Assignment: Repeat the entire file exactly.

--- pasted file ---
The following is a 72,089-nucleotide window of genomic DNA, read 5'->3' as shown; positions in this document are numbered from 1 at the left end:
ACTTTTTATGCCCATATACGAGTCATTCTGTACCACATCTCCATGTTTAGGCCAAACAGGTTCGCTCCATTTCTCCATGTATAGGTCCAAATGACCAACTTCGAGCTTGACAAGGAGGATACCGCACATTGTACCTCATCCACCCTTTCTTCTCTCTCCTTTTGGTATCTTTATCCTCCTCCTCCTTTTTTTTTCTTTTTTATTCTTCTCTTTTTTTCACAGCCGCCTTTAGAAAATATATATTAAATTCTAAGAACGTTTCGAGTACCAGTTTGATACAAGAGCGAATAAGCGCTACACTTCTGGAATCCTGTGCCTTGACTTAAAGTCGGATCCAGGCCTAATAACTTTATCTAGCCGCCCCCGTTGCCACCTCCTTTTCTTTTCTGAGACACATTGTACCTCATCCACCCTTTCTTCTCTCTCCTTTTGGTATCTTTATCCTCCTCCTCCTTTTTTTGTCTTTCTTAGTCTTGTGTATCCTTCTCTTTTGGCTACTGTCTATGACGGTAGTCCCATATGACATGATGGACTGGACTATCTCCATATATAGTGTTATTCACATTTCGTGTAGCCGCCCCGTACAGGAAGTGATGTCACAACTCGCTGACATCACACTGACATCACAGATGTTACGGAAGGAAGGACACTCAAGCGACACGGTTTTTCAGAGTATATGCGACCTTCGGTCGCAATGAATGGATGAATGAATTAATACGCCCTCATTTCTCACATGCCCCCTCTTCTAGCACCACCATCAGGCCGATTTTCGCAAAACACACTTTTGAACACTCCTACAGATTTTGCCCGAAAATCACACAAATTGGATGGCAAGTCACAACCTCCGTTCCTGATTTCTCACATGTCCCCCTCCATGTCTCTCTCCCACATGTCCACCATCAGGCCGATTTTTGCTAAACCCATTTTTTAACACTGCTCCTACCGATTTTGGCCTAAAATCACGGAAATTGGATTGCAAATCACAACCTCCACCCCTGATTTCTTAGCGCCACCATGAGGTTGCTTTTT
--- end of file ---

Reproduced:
The following is a 72,089-nucleotide window of genomic DNA, read 5'->3' as shown; positions in this document are numbered from 1 at the left end:
ACTTTTTATGCCCATATACGAGTCATTCTGTACCACATCTCCATGTTTAGGCCAAACAGGTTCGCTCCATTTCTCCATGTATAGGTCCAAATGACCAACTTCGAGCTTGACAAGGAGGATACCGCACATTGTACCTCATCCACCCTTTCTTCTCTCTCCTTTTGGTATCTTTATCCTCCTCCTCCTTTTTTTTTCTTTTTTATTCTTCTCTTTTTTTCACAGCCGCCTTTAGAAAATATATATTAAATTCTAAGAACGTTTCGAGTACCAGTTTGATACAAGAGCGAATAAGCGCTACACTTCTGGAATCCTGTGCCTTGACTTAAAGTCGGATCCAGGCCTAATAACTTTATCTAGCCGCCCCCGTTGCCACCTCCTTTTCTTTTCTGAGACACATTGTACCTCATCCACCCTTTCTTCTCTCTCCTTTTGGTATCTTTATCCTCCTCCTCCTTTTTTTGTCTTTCTTAGTCTTGTGTATCCTTCTCTTTTGGCTACTGTCTATGACGGTAGTCCCATATGACATGATGGACTGGACTATCTCCATATATAGTGTTATTCACATTTCGTGTAGCCGCCCCGTACAGGAAGTGATGTCACAACTCGCTGACATCACACTGACATCACAGATGTTACGGAAGGAAGGACACTCAAGCGACACGGTTTTTCAGAGTATATGCGACCTTCGGTCGCAATGAATGGATGAATGAATTAATACGCCCTCATTTCTCACATGCCCCCTCTTCTAGCACCACCATCAGGCCGATTTTCGCAAAACACACTTTTGAACACTCCTACAGATTTTGCCCGAAAATCACACAAATTGGATGGCAAGTCACAACCTCCGTTCCTGATTTCTCACATGTCCCCCTCCATGTCTCTCTCCCACATGTCCACCATCAGGCCGATTTTTGCTAAACCCATTTTTTAACACTGCTCCTACCGATTTTGGCCTAAAATCACGGAAATTGGATTGCAAATCACAACCTCCACCCCTGATTTCTTAGCGCCACCATGAGGTTGCTTTTT